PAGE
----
SPARKS — Some wearing planting gloves and smocks, 48 elementary students busily dug holes into the blue-painted brick planter boxes in front of Alice Maxwell Elementary School Friday in celebration of Earth Day.
“The project is amazing,” said student Collin Rogers, 10, a fifth-grader who was busy planting a salvia. “We’re helping the environment by repopulating the plants and trees and the environment. I just kind of want to help out and repopulate the plants.”
The 42nd Earth Day will be held on Sunday this year. The idea is to promote environmental education and elevate the importance of environmental issues. This year’s theme, “Mobilize the Earth,” according to www.EarthDay.org, is about uniting people of all nationalities and background to voice their appreciation for the planet and demand its protection.
“Together we will stand united for a sustainable future and call upon individuals, organizations and governments to do their part,” the website stated.
Brita Tryggvi, Deputy Director at Nevada State Office of Energy attended the event to represent the Governor’s Office. Gov. “Brian Sandoval used to play here at this school,” Tryggvi said, referring to when the governor was a young student who played sports.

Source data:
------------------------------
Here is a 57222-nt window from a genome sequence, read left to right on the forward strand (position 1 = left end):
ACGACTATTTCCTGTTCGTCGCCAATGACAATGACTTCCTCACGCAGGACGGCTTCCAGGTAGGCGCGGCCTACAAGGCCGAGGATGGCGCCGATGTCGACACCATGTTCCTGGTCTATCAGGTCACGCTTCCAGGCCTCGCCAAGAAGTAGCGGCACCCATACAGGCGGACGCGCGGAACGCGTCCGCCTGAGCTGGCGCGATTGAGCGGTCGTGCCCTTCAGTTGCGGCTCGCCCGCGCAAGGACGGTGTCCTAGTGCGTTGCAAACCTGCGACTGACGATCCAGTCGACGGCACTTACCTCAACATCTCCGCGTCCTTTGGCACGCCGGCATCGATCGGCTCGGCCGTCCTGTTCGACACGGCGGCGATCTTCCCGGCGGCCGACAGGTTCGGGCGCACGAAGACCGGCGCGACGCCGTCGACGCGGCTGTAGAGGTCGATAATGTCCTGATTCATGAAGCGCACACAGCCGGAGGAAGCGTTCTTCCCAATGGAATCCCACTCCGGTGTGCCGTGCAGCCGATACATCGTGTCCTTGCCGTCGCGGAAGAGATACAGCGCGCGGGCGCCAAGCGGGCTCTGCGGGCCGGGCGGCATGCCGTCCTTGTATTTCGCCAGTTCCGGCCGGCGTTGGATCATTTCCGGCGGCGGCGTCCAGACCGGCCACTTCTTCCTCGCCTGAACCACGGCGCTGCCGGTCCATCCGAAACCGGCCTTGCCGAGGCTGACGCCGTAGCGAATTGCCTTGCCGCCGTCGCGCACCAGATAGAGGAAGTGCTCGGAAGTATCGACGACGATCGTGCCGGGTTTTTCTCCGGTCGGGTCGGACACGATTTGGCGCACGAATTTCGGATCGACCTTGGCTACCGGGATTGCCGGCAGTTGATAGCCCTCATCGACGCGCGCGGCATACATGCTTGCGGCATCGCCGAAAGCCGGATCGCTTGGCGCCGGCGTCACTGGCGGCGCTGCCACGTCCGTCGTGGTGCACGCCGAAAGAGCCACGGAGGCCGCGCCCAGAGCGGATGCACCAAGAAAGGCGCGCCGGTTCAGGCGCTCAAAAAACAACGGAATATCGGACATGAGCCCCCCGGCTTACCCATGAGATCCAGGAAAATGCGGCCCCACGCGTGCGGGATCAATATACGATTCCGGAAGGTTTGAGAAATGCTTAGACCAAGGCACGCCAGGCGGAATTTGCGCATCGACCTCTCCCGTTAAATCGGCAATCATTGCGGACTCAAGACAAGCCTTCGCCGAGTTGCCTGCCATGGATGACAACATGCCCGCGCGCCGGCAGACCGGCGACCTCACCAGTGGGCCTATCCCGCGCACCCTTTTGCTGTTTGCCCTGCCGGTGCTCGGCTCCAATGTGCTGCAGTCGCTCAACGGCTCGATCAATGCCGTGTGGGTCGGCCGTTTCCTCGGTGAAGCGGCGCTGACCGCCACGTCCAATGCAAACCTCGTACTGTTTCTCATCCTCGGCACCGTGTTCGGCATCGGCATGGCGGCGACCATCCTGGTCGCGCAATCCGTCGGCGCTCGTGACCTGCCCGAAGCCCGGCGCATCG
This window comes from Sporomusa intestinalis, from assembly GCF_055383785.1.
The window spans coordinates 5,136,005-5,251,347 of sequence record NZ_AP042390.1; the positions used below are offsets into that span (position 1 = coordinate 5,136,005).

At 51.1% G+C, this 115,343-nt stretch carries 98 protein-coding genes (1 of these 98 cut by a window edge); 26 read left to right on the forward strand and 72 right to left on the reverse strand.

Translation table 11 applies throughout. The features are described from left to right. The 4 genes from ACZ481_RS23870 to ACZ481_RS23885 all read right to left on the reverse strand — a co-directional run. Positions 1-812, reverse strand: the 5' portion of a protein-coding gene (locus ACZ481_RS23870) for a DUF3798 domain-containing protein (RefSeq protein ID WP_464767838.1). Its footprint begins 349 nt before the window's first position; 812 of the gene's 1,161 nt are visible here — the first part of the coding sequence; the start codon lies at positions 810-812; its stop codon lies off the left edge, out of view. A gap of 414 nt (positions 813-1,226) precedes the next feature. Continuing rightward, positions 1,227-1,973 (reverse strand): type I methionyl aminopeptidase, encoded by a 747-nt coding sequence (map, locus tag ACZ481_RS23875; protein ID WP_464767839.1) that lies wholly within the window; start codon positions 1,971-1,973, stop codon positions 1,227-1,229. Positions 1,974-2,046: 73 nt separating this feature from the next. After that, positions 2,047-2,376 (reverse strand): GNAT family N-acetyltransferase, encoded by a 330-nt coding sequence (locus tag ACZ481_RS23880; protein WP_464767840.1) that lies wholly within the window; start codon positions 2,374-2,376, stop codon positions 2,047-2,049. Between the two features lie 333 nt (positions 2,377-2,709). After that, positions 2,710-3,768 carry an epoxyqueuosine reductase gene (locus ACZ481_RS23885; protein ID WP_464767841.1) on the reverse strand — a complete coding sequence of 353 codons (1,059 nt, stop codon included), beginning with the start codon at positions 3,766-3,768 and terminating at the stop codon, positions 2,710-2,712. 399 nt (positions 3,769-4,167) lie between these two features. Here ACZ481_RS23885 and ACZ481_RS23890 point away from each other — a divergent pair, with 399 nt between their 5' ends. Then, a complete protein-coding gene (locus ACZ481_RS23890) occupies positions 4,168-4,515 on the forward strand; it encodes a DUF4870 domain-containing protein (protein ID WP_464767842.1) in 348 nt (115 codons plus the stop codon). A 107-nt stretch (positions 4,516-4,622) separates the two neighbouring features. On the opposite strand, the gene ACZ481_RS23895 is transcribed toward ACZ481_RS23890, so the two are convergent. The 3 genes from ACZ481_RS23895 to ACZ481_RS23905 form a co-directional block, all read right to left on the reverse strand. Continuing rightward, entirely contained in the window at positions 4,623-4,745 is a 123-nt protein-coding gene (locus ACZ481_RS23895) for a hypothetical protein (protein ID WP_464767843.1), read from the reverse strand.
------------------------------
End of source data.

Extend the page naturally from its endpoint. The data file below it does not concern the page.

“It’s very exciting for our students and our school to be recognized by not only Home Depot but by the Governor’s Office,” said Denise Dufrene, principal of the school.
The school were supplied the dirt and perennials for planting and given help by volunteers from Home Depot as part of a donation from Home Depot and Scott’s Vendors.
“(The students) are very into this project” said Dufrene. “They’re very proud of their school. It adds something extra for them to be proud of.”
Eight varieties were planted along the front of the school Friday. Some of the plants included junipers, lavender and salvia. All plants are expected to bloom again each year, creating a colorful entryway for the school.
“My group — they were great,” said Home Depot Store Manager Bob Osborne. “They got it just like that. When I told them, ‘Don’t be afraid to get your hands dirty,’ it was on!”
Parents and Home Depot volunteers were wrist deep in the newly laid dirt, showing the students just how far to dig for each plant and helping them use tools to properly place each perennial.
“It’s good for the environment and it makes the Earth green,” said student Aracelyn Lopez, 12, a sixth-grader who planted irises. “It will be a good thing to see what we did.”